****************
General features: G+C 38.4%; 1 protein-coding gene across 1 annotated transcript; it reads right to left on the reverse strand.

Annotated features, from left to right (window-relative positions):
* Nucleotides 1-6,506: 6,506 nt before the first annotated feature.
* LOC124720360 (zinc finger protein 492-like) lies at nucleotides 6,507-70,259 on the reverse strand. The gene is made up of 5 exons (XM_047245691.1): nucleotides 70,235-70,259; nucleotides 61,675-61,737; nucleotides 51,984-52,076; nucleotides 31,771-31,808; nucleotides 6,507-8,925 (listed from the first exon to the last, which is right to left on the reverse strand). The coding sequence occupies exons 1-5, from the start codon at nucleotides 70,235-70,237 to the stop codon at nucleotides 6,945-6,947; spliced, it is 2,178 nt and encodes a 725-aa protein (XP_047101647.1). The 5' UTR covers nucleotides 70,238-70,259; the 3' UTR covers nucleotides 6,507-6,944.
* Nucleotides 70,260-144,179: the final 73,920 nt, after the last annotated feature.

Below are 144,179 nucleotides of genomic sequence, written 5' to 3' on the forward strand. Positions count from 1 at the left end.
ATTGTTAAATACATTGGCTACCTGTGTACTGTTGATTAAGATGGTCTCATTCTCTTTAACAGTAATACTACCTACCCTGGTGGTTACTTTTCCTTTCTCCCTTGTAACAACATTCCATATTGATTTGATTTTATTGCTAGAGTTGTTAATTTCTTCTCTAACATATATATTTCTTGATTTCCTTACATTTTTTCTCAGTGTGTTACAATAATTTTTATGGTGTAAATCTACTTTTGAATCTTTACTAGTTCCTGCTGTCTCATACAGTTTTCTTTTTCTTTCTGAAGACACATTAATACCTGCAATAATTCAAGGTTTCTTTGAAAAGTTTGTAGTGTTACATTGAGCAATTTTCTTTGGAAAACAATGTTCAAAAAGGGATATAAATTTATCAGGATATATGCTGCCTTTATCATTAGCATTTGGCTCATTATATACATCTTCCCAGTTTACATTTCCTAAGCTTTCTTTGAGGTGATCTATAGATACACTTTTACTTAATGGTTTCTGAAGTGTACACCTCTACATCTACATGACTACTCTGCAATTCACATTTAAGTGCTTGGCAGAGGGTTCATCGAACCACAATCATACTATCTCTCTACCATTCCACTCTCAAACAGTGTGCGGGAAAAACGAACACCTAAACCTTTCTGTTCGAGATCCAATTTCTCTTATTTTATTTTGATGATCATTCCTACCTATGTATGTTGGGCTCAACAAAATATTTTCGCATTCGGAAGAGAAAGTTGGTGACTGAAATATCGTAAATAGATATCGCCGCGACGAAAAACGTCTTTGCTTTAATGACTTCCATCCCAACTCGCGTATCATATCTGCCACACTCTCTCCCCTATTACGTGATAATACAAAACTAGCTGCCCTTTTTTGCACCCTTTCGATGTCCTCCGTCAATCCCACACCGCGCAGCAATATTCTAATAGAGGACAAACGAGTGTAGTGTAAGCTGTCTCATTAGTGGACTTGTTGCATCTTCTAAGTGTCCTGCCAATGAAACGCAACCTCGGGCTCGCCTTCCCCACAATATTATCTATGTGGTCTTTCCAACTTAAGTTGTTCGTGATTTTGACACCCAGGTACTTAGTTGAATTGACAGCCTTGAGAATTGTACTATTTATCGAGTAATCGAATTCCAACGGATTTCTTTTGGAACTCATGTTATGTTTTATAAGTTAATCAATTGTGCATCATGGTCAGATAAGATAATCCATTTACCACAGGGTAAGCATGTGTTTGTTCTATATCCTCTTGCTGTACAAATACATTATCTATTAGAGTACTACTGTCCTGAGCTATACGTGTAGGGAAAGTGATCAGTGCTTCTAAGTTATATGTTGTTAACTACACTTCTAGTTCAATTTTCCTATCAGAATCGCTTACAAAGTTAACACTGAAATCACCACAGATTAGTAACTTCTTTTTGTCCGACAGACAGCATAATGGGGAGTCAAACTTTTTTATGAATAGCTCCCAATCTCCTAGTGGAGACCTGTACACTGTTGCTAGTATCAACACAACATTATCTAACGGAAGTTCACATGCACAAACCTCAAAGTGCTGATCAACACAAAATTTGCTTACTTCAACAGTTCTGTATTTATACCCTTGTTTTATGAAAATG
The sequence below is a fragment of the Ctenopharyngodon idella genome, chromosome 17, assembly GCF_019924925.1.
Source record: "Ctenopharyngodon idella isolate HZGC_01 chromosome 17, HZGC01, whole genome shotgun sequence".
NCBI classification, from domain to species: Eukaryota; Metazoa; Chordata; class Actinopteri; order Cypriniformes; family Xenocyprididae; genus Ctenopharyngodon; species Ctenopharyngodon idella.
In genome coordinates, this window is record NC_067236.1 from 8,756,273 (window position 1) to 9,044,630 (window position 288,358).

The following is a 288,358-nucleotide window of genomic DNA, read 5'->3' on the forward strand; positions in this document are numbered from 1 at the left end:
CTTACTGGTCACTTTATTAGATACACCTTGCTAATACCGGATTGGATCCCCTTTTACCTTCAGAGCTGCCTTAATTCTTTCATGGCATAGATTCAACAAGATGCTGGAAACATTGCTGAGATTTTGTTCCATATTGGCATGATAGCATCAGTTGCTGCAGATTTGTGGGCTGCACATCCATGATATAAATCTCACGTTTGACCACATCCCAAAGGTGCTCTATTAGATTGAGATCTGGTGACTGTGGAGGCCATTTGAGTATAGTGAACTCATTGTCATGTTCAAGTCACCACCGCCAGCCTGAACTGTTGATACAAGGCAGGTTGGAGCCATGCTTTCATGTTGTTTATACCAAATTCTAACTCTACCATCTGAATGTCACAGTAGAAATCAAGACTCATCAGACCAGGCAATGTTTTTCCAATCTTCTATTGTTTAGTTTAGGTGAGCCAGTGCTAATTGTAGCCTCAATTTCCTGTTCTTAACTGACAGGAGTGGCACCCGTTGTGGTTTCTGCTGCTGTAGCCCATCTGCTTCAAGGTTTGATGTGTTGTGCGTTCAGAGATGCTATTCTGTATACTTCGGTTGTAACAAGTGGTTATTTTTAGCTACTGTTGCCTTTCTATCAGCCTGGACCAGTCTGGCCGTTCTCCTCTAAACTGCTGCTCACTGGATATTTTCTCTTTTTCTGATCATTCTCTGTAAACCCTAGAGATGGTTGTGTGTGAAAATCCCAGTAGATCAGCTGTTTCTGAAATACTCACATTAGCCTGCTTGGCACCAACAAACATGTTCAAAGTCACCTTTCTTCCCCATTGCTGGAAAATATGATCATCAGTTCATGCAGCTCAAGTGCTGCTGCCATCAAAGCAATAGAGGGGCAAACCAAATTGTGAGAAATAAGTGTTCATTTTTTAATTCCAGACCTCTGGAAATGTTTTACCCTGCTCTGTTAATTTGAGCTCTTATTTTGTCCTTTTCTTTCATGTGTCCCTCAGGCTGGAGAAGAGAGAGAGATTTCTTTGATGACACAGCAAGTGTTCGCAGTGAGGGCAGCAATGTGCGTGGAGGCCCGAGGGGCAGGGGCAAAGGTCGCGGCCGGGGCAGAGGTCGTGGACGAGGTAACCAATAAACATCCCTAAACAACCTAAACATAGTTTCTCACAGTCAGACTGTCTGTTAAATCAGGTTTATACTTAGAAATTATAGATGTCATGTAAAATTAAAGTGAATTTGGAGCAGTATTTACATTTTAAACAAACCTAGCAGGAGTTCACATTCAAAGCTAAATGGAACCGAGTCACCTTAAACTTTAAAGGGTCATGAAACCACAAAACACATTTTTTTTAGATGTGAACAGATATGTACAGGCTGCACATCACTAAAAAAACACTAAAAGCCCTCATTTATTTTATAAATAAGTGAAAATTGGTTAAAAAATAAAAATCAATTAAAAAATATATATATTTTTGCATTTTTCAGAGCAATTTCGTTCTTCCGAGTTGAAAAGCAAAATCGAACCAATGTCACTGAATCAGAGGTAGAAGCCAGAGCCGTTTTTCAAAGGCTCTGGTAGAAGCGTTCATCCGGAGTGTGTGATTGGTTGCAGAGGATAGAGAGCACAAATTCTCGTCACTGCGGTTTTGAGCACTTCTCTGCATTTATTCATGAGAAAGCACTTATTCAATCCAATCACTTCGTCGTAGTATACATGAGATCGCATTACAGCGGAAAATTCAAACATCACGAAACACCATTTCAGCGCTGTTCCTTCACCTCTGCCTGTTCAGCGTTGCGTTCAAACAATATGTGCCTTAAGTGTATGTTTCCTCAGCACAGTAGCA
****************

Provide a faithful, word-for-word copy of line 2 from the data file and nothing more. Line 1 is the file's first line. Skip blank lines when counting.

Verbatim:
Annotated features, from left to right (window-relative positions):